Maria Valtorta was an Italian Catholic mystic who is famous for her personal holiness and her extensive writings, the most notable of them being the Poem of the Man-God (now entitled The Gospel as Revealed to Me in the newest edition). This work is similar in some ways to Venerable Mary of Agreda’s Mystical City of God and Blessed Anne Catherine Emmerich’s writings on the life of Jesus and Mary. However, it is unique in that it surpasses both of these works in its volume, its level of detail, its ability to be scientifically analyzed and even proven by science, and its significance for our times.

Maria Valtorta was born in 1897 in Caserta, Italy. In her youth, she had the fortune of receiving a strong classical education, before moving to Viareggio, Italy, in 1924, where she spent most of her remaining life. Maria Valtorta was a member of the Third Order Servites of Mary. She was well educated, industrious, intelligent, and gifted.

In 1920, at the age of 23, while walking down the street with her mother, she was struck in the back with an iron bar by a communist anarchist delinquent. She was confined to a bed for three months, and then recovered enough to be able to move around again.

In 1925, she read the autobiography of St. Thérèse of the Child Jesus, and, inspired by it, offered herself as a victim soul to the Divine Merciful Love. Five years later, she took private vows of virginity, poverty, and obedience, and then (after much deliberation and preparation) offered herself also as a victim to Divine Justice.

God accepted her offer. As a result of complications from her injury in 1920, as well as having contracted numerous, terrible illnesses which caused her great pain, she was bedridden beginning in 1934, and was forced to remain bedridden for the remaining 28 years of her life. She suffered excruciatingly.

An article relates the events of her visions and dictations (in-text additions are in brackets):

On the morning of Good Friday, April 23, 1943, she reported a sudden voice speaking to her and asking her to write. From her bedroom Maria called for Marta Diciotti [her live-in companion], showed her the sheet in her hands and said that something extraordinary had happened. Marta called Father Migliorini [Maria’s spiritual director] regarding the dictation 2 Maria had reported and he arrived soon thereafter. Father Migliorini asked her to write down anything else she received and over time provided her with notebooks to write in. Thereafter, Maria wrote almost every day until 1947 and intermittently in the following years until 1951. She would write with a fountain pen in the notebook resting on her knees and placed upon the writing board she had made herself. She did not prepare outlines, did not even know what she would write from one day to another, and did not reread to correct. At times she would call Marta to read back to her what she had written.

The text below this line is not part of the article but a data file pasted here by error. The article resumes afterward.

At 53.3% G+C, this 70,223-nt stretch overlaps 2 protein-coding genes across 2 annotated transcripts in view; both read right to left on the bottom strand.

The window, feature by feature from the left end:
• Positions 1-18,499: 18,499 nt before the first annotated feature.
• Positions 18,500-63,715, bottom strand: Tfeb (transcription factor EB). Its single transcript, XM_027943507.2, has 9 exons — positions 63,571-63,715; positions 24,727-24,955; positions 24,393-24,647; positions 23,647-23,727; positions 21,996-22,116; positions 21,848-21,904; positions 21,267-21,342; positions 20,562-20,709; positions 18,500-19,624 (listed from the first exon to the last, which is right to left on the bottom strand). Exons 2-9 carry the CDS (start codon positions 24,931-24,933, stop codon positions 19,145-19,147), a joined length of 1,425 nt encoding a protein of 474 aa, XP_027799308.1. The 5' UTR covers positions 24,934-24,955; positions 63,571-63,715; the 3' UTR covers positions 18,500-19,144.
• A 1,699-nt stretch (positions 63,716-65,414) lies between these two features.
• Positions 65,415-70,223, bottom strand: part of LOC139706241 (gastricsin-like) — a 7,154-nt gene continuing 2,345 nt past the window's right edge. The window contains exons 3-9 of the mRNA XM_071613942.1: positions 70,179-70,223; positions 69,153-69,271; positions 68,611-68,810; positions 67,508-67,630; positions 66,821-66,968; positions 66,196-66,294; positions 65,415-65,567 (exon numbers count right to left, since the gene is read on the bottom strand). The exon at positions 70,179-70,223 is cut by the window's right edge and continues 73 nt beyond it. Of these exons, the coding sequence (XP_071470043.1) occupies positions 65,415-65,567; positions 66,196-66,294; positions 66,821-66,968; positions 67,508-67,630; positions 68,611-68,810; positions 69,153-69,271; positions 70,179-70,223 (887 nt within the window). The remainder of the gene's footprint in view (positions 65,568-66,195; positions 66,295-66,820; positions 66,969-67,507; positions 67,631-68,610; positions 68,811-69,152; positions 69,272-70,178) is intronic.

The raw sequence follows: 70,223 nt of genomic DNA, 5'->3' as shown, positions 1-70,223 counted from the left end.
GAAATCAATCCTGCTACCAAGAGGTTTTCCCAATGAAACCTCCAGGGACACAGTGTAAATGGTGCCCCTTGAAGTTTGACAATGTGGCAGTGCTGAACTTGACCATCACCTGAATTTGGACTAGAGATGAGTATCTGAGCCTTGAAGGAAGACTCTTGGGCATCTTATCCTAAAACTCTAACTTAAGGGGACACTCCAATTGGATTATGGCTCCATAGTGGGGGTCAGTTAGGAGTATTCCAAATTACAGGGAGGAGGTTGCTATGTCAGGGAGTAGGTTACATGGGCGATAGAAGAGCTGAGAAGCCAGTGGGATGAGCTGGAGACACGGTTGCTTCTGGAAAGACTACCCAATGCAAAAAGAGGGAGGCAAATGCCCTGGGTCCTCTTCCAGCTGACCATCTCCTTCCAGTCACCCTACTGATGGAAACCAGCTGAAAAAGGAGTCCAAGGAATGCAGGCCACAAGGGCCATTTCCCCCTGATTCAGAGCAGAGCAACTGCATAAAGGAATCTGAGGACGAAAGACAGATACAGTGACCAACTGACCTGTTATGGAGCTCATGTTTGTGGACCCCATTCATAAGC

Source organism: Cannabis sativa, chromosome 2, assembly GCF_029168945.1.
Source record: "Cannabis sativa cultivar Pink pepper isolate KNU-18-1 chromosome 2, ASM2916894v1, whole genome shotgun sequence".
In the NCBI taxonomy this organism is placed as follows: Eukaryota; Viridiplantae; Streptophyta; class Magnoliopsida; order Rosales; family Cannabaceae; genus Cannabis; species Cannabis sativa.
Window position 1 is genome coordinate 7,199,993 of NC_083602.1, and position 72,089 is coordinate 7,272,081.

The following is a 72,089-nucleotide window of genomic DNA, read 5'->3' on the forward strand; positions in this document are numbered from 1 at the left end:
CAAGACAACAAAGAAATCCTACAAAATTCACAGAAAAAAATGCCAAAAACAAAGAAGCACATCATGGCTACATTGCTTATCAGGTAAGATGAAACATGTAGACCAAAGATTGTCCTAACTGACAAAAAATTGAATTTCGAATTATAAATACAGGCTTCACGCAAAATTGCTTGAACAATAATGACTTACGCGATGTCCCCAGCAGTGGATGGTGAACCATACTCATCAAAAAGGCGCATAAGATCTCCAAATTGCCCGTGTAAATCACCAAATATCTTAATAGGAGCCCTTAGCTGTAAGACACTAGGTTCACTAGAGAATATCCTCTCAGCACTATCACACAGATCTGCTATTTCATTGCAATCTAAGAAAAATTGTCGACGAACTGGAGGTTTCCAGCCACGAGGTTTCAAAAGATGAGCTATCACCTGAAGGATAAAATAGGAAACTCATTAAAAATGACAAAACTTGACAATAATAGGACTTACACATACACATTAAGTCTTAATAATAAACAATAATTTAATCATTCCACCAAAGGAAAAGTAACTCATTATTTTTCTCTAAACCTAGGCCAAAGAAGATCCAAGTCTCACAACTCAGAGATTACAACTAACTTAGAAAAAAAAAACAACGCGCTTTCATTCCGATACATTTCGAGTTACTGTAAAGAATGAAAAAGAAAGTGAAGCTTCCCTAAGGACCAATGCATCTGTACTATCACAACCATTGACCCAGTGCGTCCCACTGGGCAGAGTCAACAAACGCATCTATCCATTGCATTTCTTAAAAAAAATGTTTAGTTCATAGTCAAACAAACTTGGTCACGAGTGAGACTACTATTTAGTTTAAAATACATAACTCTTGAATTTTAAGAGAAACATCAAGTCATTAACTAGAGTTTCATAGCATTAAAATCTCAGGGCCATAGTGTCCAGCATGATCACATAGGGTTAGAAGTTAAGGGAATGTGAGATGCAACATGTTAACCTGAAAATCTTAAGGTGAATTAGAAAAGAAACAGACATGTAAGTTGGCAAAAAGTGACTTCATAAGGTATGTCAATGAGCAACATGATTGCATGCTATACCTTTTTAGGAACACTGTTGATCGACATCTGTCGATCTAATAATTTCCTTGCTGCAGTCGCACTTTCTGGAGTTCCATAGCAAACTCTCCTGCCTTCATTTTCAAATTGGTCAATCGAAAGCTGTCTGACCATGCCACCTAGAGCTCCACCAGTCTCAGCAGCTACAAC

One of Maria’s declarations reads: “I can affirm that I have had no human source to be able to know what I write, and what, even while writing, I often do not understand.”

Her notebooks were dated each day, but her writing was not in sequence, in that some of the last chapters of The Poem of the Man God were written before the early chapters, yet the text flows smoothly between them.

From 1943 to 1951, Valtorta produced [13,193] handwritten pages in 122 notebooks. She wrote her autobiography in 7 additional notebooks. [Her total writings include a series of almost 700 visions of Jesus’ earthly life with Mary, the Apostles, and many of His contemporaries, about 800 dictations from Jesus, and around 300 other revelations, many of which were from Our Lady and her guardian angel.]

These handwritten pages became the basis of her major work, The Poem of the Man God, [which] constitute[s] about two thirds of her [total] literary work. The visions give a detailed account of the life of Jesus from His [Conception to His Ascension, and the life of Mary from her Immaculate Conception to her Assumption] with more elaboration than the Gospels provide. For instance, while the Gospel includes a few sentences about the wedding at Cana, the text includes a few pages and narrates the words spoken among the people present. [Another example: the Passion is around five pages in the canonized Gospels, but it is almost 200 pages in the Poem of the Man-God. Approximately 98.5% of all the Gospel passages in the canonized Scriptures that relate the lives of Jesus and Mary have been described in unprecedented detail in her visions – including the spoken words, parables, and lessons of Jesus – in addition to an abundance of previously unrecorded events]. The visions describe the many journeys of Jesus throughout the Holy Land, and His conversations with [multitudes] of people, [including His Mother Mary, the Apostles, and over 500 different personalities of Jewish, Roman, Greek, Philistine, and Samaritan nationalities. The Poem of the Man-God contains visions covering approximately 500 days of the 1200-day period comprising Jesus’ Public Ministry (this amounts to covering 3 approximately 42% of the total days of His 3 year, 4 month long Public Ministry). The Poem describes in detail 179 miracles Jesus performed, only 30 of which are mentioned in the canonized Gospels; and it gives 97 parables in full (most of which are pages long), only 39 of which are summarized in the canonized Gospels.]

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